KaraNOke


Firstly, I do apologise for the length of yesterday’s post, particularly as it didn’t really have a point.  Ah well.  Shorter today, though whether it has a point I don’t know.  A confession.

I’ve never done karaoke.

And I don’t particularly intend to.  The very idea fills me with horror, which is really rather strange.  I sing to myself in the shower, in the office, walking down the street and probably in my sleep.  I sing in concerts, sometimes solo.  I once performed a set of songs a cappella at an open mic night.  And I sing and dance in front of hundreds of people from time to time.  So why don’t I want to do karaoke? 

I just don’t think it’s for me.

Firstly, I can’t imagine that many karaoke organisers have songs in their machines that I would actually want to sing.  Pop doesn’t really suit my voice, and rock even less so.  Can you do karaoke to songs from musicals or big band standards?  Maybe, but most people would probably rather hear a bit of Abba, Oasis, the Beatles, Queen or the latest boy band.  I like some of those songs, but have no burning desire to perform them.

Secondly, performing is not something that comes easily with karaoke, as there’s little room for interpretation.  Any decent accompanist will go with the singer, speeding up or holding back as appropriate to the way the song is being sung, but a machine carries on at the speed and volume that someone decided is right.  I never sing the same song exactly the same way twice, so it seems unlikely that I’d want to sing it the way that the karaoke machine wants me to sing it.

And finally, it all seems so corny.  I have sometimes enjoyed watching people perform karaoke, but I’d just feel completely wrong, and would certainly blush to a disturbing shade as I watched the words change colour.  It’s probably a snobbish thing, but the very idea of singing karaoke is just embarrassing – and this from someone who skipped around in sock suspenders singing a silly ditty for a week in March!  Nerves are always a part of my singing experience, so I have no idea to add cringe-worthiness or embarrassment to the mix.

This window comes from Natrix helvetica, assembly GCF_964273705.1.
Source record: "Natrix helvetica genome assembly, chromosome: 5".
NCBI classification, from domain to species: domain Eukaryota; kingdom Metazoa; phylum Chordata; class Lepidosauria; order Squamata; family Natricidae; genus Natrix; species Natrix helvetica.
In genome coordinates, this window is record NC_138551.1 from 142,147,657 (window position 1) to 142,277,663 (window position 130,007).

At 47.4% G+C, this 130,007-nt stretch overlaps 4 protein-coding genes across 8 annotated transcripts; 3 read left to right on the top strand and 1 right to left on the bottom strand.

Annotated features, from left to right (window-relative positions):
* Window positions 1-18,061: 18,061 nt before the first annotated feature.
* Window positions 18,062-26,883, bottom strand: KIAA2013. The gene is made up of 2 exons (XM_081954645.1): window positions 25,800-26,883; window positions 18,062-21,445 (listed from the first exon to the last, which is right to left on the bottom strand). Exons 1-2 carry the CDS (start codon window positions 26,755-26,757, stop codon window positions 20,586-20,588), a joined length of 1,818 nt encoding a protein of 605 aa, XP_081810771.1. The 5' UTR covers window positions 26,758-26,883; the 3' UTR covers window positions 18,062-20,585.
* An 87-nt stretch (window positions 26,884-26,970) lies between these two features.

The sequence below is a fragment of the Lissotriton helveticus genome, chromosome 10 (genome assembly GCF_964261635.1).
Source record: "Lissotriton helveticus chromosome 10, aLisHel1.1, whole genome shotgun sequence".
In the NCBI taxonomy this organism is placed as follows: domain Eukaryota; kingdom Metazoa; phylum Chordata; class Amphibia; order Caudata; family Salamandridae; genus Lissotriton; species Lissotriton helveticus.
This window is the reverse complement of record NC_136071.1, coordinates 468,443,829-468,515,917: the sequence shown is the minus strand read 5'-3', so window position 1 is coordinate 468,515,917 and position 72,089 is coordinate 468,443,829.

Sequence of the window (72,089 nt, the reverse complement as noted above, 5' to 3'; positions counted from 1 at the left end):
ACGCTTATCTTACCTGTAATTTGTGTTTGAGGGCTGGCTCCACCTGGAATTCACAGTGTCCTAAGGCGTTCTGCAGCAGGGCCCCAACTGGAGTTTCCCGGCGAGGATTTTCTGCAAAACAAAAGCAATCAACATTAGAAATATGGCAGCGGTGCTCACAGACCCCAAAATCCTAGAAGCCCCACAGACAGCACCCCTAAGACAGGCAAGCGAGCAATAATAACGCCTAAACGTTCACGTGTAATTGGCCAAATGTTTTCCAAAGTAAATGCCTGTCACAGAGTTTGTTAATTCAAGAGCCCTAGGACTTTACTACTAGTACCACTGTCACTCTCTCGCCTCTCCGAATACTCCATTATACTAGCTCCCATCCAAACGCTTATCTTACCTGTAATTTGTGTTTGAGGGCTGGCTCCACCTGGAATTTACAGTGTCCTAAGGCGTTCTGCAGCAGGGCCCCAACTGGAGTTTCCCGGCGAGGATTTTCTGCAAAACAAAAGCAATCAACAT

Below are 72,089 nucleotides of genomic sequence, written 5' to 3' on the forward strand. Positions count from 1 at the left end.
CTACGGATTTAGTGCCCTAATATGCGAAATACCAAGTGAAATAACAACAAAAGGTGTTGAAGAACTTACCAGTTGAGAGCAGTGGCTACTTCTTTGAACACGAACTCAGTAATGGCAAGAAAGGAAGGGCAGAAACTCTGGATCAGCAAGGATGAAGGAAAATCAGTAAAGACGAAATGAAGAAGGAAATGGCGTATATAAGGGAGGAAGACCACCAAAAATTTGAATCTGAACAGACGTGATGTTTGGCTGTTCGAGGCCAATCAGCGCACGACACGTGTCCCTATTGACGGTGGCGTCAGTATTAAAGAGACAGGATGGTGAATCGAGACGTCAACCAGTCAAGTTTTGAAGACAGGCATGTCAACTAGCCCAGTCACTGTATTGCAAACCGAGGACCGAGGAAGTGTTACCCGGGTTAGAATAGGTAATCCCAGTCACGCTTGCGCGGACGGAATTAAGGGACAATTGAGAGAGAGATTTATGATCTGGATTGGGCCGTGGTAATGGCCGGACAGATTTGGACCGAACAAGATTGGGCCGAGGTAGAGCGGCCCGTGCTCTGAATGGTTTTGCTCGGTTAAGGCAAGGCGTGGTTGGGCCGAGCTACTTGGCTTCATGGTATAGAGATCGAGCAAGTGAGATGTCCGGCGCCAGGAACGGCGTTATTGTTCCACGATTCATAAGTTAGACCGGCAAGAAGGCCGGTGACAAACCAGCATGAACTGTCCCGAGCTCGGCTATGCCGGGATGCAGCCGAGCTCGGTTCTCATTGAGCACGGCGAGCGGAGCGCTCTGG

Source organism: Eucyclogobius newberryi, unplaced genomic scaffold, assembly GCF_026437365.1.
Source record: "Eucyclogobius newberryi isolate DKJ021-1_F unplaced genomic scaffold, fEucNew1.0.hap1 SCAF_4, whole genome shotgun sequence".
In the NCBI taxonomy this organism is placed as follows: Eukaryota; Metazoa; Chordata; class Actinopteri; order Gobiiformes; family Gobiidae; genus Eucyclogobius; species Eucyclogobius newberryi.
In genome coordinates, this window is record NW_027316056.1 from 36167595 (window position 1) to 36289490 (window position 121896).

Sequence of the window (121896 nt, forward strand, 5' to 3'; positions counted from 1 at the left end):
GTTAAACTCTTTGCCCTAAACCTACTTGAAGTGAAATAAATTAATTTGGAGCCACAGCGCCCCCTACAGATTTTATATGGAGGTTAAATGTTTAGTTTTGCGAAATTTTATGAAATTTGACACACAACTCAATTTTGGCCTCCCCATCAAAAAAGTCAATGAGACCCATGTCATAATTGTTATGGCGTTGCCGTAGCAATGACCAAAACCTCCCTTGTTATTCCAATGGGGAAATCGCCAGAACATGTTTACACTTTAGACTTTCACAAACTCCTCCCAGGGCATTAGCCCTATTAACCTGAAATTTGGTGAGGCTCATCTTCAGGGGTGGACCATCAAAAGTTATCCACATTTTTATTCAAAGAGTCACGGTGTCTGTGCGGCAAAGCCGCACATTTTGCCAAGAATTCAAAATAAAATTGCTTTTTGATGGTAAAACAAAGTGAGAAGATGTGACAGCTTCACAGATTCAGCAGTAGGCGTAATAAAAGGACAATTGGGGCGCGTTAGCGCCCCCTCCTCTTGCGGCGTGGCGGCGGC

Perhaps the oddest thing about this is that when I’m alone I do, to all intents and purposes, do a spot of karaoke.  Various books of sheet music come with backing CDs with piano accompaniment, and this is very useful for learning a song, though also restrictive in terms of tempo and dynamics again.  In my living room, this is fine (and to be honest, I’d quite like to have a go on the SingStar game that various people rave about), but take the same track into a smoky pub with a dodgy compere and the chance to win a small prize, and the useful tool becomes anathema.  Isn’t that strange?

    • Teuchter
    • August 22nd, 2006

    I’d rather poke needles in my eyes than get up and sing karaoke. This is mainly because, unlike you, I can’t actually sing in key.

    Imagine how awful it would be if we lived in Japan and had to take part in karaoke – or lose face/be sacked.

  1. I’d forgotten that happened! Yes, thank goodness for dull and predictable Britain… 😉

  2. Secretly (not so secretly any more!), I would like to sing karaoke, probably just the once, for the experience. Preferably some sort of classic sad sixties ballad. Worrying, I know! ( =

  3. I could never sing karaoke (eep!), but on occasion I do belt out just about whatever songs happen to take my fancy – after one too many glasses of vino – when the very mistaken idea occurs to me that I can actually sing. AND DANCE. It’s rather embarrassing… well, only since Nog moved in. Before that I used to just embarrass myself personally and in private.

    Nog has told me that he actually thinks I’m quite a good dancer but, being English and very polite, has yet to comment on my singing. 😉

  4. I’m happy to know that I’m not the only one who can’t sing well. I would be mortified to sing in public. I’m really pretty awful.

    • Tom
    • December 26th, 2006

    You should try it! In my experience it’s the ideal ice breaker and a good way of starting a conversation in a bar. Believe it or not most people aren’t paying attention to your singing – they are admiring your guts for entertaining them! Most of those who snigger would never get up and sing them self. I recommend honing your karaoke skills by visiting my karaoke site – you never know, it might give you the confidence to do it for real!

  5. It turns out you don’t need to have a good voice to do karaoke! 🙂

    Deaf Karaoke

  1. September 17th, 2006

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